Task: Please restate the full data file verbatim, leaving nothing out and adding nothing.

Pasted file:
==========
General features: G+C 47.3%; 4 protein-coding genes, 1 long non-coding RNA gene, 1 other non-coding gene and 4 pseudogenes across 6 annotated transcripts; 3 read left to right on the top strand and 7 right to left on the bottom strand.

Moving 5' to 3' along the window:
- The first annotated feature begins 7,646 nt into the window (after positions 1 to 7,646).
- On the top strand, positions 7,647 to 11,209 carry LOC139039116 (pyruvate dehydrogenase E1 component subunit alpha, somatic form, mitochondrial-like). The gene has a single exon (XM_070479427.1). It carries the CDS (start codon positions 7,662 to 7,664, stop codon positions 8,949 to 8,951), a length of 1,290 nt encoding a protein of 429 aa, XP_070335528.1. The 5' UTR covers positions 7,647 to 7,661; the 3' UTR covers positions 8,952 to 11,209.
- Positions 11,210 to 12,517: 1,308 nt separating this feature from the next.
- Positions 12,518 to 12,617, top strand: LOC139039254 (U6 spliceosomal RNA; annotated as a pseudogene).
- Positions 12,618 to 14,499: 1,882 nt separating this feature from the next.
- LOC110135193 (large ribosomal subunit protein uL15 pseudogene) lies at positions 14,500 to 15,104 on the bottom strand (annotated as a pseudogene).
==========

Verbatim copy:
General features: G+C 47.3%; 4 protein-coding genes, 1 long non-coding RNA gene, 1 other non-coding gene and 4 pseudogenes across 6 annotated transcripts; 3 read left to right on the top strand and 7 right to left on the bottom strand.

Moving 5' to 3' along the window:
- The first annotated feature begins 7,646 nt into the window (after positions 1 to 7,646).
- On the top strand, positions 7,647 to 11,209 carry LOC139039116 (pyruvate dehydrogenase E1 component subunit alpha, somatic form, mitochondrial-like). The gene has a single exon (XM_070479427.1). It carries the CDS (start codon positions 7,662 to 7,664, stop codon positions 8,949 to 8,951), a length of 1,290 nt encoding a protein of 429 aa, XP_070335528.1. The 5' UTR covers positions 7,647 to 7,661; the 3' UTR covers positions 8,952 to 11,209.
- Positions 11,210 to 12,517: 1,308 nt separating this feature from the next.
- Positions 12,518 to 12,617, top strand: LOC139039254 (U6 spliceosomal RNA; annotated as a pseudogene).
- Positions 12,618 to 14,499: 1,882 nt separating this feature from the next.
- LOC110135193 (large ribosomal subunit protein uL15 pseudogene) lies at positions 14,500 to 15,104 on the bottom strand (annotated as a pseudogene).